Long time business enemies Capcom Entertainment and SNK have shared one heck of a decade. With the birth of Fatal Fury
and Street Fighter II
in 1991 these two Japanese companies have been fighting for arcade, and eventually home console, supremacy. But ten years later things would be different, the industry changed, and arcade games declined in popularity.
Ten years ago if you told me Capcom and SNK would team up for not one, but several games I would never have believed you. It was as inconceivable as Mortal Kombat vs. Street Fighter
, or Sonic the Hedgehog
on a Nintendo system. But given the course of the industry, and the climate of the arcade market, a game like Capcom vs. SNK 2 EO
makes complete sense to me … now.
Capcom was at one time was the undisputed champ of 2D hand drawn fighting. Be it Street Fighter II, Dark Stalkers, or the various X-Men games, Capcom’s style bled through with every frame of animation. Though they will always be remembered for their reluctance to move on to Street Fighter III, no company made fighting games quite like Capcom.
If Capcom was the champ, then SNK was the undisputed winner of most prolific publisher of 2D fighters. What with Fatal Fury, Samurai Shodown, Art of Fighting, World Heroes, Last Blade, and even the King of Fighters series, SNK not only housed a lot of franchises, but also followed them all up with plentiful sequels.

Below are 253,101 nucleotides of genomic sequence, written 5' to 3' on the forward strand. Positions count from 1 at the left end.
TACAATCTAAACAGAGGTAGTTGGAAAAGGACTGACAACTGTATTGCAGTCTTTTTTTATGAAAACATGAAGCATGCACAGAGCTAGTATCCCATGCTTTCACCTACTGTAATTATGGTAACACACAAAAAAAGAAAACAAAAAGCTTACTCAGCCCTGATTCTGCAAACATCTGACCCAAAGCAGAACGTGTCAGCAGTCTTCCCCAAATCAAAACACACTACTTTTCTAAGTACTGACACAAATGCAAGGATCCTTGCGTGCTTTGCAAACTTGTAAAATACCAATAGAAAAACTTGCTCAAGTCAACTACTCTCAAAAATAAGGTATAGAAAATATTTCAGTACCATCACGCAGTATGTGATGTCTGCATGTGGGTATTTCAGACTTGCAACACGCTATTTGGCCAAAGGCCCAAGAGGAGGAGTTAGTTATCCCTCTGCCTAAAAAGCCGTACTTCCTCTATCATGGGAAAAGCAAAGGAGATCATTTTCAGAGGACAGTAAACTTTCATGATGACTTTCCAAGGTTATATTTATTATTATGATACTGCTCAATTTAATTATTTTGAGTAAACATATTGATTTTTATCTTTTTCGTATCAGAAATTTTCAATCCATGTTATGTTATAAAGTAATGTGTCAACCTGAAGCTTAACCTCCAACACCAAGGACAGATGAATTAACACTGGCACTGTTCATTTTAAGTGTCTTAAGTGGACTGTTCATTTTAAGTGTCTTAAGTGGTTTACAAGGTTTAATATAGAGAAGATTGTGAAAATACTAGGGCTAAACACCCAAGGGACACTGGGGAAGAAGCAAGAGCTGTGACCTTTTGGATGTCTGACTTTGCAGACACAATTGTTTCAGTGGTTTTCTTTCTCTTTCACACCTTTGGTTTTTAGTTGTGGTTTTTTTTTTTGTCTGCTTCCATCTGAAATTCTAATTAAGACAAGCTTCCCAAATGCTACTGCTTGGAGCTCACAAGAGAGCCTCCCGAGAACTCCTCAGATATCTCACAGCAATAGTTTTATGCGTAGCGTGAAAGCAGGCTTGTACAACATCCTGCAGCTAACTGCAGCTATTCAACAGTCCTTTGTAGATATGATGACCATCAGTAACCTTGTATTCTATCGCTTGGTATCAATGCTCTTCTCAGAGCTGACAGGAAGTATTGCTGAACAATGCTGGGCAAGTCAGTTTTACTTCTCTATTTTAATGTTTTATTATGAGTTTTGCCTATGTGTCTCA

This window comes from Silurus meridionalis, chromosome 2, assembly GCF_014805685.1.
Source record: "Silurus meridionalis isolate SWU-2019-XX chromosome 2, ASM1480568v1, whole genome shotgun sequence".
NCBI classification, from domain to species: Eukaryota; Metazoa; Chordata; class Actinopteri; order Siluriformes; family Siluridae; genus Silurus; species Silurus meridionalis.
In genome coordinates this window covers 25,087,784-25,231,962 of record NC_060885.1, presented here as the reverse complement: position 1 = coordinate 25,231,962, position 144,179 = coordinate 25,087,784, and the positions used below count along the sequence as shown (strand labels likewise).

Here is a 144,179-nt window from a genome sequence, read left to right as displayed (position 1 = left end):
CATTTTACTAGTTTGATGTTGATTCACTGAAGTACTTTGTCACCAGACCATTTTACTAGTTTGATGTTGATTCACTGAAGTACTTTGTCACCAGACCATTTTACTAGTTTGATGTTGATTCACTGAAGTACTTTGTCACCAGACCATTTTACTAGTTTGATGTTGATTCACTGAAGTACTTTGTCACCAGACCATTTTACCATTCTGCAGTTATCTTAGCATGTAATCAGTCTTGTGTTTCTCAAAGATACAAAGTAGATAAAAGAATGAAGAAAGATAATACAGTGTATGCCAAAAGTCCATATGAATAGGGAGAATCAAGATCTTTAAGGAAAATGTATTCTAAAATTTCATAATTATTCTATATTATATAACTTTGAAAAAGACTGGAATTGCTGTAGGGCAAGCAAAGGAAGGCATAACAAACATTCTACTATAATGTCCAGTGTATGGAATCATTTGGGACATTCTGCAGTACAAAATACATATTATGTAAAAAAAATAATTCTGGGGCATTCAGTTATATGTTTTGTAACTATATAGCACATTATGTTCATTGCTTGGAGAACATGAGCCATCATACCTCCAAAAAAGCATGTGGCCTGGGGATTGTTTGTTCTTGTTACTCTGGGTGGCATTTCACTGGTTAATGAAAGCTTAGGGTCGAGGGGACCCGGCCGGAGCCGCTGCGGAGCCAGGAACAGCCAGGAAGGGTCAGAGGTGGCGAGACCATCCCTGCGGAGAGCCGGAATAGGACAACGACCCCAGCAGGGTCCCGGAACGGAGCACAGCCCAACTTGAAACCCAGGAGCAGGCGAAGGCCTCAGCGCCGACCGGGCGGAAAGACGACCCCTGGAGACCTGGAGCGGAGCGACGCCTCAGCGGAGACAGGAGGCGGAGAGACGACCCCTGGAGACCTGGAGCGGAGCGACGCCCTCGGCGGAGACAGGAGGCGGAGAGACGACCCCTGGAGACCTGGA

Now that Capcom and SNK are gearing up to fight, each company has put forth their best characters for battle. As you can imagine, Capcom vs. SNK 2 ends up being a battle between the companies’ two biggest franchises, Street Fighter II and King of Fighters. All 12 original World Warriors are represented, and most of the original Fatal Fury cast is back, too.
The two companies have thrown in some interesting choices, as well, including Morrigan from Dark Stalkers, Kyosuke Kagami from Rival Schools United By Fate, Haohmaru from Samurai Shodown, and Maki from Final Fight 2 (the poorly received Super NES game, of all things). In all there are 46 characters, and two hidden playable bosses, not a paltry number by any means.
But a game like this isn’t only about the characters, you see the original failed to live up to its expectations due in large part to its slapped together feel. Thankfully Capcom has gone back to the drawing board. This time players aren’t forced to use the lame ratio system, but rather can choose between 1 on 1 (Street Fighter 2 style), 3 on 3 (King of Fighters Style), or a slightly revised ratio set up. No matter what you pick, though, Capcom vs. SNK 2 throws forth a challenge each and every time.
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